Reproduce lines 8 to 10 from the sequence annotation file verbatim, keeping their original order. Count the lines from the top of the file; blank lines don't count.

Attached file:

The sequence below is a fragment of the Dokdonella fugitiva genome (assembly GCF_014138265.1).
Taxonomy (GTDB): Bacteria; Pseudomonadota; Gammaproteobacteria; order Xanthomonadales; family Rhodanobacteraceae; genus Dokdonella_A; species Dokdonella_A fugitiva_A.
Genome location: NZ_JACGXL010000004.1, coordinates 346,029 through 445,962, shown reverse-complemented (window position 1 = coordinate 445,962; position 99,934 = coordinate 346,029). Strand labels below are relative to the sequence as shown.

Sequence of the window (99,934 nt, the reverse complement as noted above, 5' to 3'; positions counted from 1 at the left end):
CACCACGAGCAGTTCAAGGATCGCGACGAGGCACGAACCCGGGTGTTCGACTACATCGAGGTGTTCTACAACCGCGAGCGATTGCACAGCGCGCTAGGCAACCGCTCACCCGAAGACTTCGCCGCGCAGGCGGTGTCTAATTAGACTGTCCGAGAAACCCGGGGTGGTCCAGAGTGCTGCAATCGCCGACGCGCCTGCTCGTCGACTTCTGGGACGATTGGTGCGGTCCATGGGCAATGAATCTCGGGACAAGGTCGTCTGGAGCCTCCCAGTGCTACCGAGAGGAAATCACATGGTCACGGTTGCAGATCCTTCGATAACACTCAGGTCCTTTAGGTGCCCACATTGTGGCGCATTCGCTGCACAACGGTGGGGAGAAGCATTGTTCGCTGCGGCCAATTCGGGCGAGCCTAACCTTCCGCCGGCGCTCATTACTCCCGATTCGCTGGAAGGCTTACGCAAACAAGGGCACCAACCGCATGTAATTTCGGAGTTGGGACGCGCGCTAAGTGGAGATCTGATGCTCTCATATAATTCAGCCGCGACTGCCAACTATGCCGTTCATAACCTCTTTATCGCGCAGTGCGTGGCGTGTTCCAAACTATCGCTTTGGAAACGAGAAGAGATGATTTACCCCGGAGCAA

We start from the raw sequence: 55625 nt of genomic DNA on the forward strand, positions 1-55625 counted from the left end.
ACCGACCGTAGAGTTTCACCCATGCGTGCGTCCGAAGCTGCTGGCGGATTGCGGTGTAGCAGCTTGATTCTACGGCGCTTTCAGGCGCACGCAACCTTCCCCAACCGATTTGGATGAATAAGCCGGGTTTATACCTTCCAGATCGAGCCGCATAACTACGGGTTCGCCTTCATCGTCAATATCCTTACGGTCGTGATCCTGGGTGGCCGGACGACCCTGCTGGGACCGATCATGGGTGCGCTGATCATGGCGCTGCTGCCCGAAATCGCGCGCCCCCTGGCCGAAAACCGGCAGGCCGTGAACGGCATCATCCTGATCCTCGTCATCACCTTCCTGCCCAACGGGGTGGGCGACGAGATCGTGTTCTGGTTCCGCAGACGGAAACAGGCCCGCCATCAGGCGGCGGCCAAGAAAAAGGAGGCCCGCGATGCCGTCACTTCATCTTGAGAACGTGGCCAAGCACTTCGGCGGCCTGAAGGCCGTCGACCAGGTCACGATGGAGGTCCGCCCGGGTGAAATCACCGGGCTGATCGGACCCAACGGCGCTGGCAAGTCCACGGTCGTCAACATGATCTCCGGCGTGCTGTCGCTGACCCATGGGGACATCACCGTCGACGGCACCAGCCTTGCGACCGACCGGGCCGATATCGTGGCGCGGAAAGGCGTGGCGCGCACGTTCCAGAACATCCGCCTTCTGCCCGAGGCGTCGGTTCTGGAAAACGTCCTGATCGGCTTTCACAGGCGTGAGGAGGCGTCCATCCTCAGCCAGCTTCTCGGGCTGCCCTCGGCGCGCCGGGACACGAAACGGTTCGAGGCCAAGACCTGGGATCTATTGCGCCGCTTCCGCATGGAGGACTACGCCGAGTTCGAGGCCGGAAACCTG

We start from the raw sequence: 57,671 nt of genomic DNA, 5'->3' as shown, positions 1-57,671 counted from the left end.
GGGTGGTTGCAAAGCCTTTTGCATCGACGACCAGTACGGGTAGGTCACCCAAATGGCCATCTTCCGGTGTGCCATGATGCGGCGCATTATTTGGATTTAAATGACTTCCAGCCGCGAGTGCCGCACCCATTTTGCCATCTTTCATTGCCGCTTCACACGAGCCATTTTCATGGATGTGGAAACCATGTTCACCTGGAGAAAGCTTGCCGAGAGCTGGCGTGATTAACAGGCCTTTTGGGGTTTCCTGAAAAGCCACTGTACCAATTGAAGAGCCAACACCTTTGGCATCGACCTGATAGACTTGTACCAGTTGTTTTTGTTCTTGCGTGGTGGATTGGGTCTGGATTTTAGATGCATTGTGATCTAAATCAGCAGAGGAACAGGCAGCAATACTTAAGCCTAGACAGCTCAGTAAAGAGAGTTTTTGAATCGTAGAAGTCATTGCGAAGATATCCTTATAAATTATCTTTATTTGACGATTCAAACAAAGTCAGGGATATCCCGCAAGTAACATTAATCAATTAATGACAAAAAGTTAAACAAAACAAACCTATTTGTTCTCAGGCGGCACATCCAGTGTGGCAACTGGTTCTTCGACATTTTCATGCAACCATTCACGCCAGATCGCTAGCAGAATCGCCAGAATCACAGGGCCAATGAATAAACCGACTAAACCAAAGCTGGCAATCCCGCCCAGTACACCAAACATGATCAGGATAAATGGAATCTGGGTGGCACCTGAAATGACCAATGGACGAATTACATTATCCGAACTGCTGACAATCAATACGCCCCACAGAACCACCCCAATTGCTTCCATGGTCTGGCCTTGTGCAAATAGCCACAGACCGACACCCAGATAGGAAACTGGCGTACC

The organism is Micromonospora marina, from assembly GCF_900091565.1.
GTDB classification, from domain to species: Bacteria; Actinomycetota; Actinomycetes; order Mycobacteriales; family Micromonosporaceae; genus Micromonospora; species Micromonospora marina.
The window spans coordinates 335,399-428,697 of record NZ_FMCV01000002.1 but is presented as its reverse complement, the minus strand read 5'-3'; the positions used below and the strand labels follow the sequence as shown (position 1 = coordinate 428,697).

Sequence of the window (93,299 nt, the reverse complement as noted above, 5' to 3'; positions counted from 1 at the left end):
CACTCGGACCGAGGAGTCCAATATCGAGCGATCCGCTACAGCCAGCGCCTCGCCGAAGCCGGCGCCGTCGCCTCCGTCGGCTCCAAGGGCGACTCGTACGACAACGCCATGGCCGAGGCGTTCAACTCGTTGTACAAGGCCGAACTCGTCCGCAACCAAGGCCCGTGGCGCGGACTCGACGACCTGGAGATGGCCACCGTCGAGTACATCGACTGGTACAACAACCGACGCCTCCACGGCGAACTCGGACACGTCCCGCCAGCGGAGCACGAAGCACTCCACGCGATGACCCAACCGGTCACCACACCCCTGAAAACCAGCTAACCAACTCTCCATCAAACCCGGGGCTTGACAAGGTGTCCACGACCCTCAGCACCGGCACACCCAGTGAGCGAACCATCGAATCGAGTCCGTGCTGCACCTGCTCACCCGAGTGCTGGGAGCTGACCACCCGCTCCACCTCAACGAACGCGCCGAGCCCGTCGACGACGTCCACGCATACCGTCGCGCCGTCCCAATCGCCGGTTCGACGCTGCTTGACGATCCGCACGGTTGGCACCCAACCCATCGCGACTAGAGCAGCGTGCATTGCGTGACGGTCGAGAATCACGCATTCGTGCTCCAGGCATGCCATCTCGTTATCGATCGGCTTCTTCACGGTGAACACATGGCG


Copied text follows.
We start from the raw sequence: 57,671 nt of genomic DNA, 5'->3' as shown, positions 1-57,671 counted from the left end.
GGGTGGTTGCAAAGCCTTTTGCATCGACGACCAGTACGGGTAGGTCACCCAAATGGCCATCTTCCGGTGTGCCATGATGCGGCGCATTATTTGGATTTAAATGACTTCCAGCCGCGAGTGCCGCACCCATTTTGCCATCTTTCATTGCCGCTTCACACGAGCCATTTTCATGGATGTGGAAACCATGTTCACCTGGAGAAAGCTTGCCGAGAGCTGGCGTGATTAACAGGCCTTTTGGGGTTTCCTGAAAAGCCACTGTACCAATTGAAGAGCCAACACCTTTGGCATCGACCTGATAGACTTGTACCAGTTGTTTTTGTTCTTGCGTGGTGGATTGGGTCTGGATTTTAGATGCATTGTGATCTAAATCAGCAGAGGAACAGGCAGCAATACTTAAGCCTAGACAGCTCAGTAAAGAGAGTTTTTGAATCGTAGAAGTCATTGCGAAGATATCCTTATAAATTATCTTTATTTGACGATTCAAACAAAGTCAGGGATATCCCGCAAGTAACATTAATCAATTAATGACAAAAAGTTAAACAAAACAAACCTATTTGTTCTCAGGCGGCACATCCAGTGTGGCAACTGGTTCTTCGACATTTTCATGCAACCATTCACGCCAGATCGCTAGCAGAATCGCCAGAATCACAGGGCCAATGAATAAACCGACTAAACCAAAGCTGGCAATCCCGCCCAGTACACCAAACATGATCAGGATAAATGGAATCTGGGTGGCACCTGAAATGACCAATGGACGAATTACATTATCCGAACTGCTGACAATCAATACGCCCCACAGAACCACCCCAATTGCTTCCATGGTCTGGCCTTGTGCAAATAGCCACAGACCGACACCCAGATAGGAAACTGGCGTACC

The organism is Micromonospora marina, from assembly GCF_900091565.1.